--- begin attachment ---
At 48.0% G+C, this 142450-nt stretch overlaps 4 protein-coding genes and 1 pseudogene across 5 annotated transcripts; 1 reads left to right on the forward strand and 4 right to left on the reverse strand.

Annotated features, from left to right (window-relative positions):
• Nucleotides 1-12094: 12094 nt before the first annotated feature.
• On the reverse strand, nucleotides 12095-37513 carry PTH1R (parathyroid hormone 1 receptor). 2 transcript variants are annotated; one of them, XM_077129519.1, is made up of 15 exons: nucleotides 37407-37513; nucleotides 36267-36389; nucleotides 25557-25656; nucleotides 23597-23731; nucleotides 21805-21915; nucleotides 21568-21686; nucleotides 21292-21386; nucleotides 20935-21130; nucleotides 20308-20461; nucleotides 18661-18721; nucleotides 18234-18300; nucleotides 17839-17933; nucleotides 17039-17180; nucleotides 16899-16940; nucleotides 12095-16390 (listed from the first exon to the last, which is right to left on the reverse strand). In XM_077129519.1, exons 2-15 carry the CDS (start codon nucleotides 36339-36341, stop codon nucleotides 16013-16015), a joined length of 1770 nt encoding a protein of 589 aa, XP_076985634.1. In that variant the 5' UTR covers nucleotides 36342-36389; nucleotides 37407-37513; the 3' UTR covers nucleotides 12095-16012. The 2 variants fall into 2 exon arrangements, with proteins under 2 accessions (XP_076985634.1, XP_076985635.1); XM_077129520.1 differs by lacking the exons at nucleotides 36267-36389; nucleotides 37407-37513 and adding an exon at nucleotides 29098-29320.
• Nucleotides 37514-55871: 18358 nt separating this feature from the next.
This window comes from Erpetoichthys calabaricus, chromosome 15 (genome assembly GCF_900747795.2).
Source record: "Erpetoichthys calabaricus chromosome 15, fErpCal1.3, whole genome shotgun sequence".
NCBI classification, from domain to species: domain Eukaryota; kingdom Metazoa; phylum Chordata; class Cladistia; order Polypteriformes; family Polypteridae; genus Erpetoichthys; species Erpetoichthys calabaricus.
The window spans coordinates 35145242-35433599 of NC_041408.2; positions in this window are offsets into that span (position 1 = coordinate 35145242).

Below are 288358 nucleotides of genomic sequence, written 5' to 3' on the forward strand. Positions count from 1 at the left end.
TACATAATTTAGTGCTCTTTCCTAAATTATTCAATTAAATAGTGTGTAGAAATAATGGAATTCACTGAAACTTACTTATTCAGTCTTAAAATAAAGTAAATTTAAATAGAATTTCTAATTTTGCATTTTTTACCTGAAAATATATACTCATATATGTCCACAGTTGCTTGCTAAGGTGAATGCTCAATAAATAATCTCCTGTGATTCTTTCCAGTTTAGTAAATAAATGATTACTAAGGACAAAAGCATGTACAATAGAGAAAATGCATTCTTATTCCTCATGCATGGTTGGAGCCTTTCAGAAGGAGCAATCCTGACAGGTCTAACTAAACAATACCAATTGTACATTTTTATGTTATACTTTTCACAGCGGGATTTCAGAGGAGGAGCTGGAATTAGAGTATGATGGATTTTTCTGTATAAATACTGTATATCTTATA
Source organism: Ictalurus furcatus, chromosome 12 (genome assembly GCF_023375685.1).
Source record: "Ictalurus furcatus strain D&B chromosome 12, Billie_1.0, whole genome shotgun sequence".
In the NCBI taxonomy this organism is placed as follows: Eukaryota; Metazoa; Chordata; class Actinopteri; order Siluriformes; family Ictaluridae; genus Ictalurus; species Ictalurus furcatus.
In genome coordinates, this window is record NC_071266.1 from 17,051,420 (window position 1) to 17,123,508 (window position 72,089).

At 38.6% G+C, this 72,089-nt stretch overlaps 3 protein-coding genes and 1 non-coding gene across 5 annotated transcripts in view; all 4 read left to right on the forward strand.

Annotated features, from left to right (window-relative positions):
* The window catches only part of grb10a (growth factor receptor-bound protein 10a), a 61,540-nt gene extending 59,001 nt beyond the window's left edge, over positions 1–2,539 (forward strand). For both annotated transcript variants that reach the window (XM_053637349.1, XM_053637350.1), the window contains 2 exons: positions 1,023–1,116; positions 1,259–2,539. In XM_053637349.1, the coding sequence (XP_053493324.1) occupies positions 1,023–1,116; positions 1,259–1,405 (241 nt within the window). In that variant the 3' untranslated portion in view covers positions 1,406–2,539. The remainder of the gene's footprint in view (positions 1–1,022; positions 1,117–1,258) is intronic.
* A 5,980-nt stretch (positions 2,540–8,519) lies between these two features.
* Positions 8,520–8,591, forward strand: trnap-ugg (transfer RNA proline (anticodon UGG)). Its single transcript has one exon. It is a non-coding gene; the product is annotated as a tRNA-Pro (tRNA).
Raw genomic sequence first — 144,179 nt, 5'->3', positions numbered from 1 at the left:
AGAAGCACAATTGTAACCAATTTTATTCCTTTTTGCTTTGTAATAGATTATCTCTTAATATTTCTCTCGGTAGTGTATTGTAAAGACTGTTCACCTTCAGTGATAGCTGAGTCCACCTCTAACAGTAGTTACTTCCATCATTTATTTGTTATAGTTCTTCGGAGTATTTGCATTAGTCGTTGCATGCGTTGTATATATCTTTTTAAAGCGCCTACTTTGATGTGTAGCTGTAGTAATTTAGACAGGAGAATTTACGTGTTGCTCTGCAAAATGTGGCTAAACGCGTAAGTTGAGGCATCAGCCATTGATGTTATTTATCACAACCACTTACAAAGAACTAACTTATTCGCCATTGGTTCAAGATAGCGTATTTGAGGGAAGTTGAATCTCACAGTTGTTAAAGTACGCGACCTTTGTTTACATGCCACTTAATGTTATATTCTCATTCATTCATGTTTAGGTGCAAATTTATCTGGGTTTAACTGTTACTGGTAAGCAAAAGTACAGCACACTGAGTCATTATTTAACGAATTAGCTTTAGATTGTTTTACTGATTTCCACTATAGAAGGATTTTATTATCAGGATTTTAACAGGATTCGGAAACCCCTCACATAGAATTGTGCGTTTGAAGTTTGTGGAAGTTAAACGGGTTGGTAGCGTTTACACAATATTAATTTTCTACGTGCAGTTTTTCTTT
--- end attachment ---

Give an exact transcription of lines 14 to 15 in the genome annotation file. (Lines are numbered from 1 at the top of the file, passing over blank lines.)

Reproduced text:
In the NCBI taxonomy this organism is placed as follows: Eukaryota; Metazoa; Chordata; class Actinopteri; order Siluriformes; family Ictaluridae; genus Ictalurus; species Ictalurus furcatus.
In genome coordinates, this window is record NC_071266.1 from 17,051,420 (window position 1) to 17,123,508 (window position 72,089).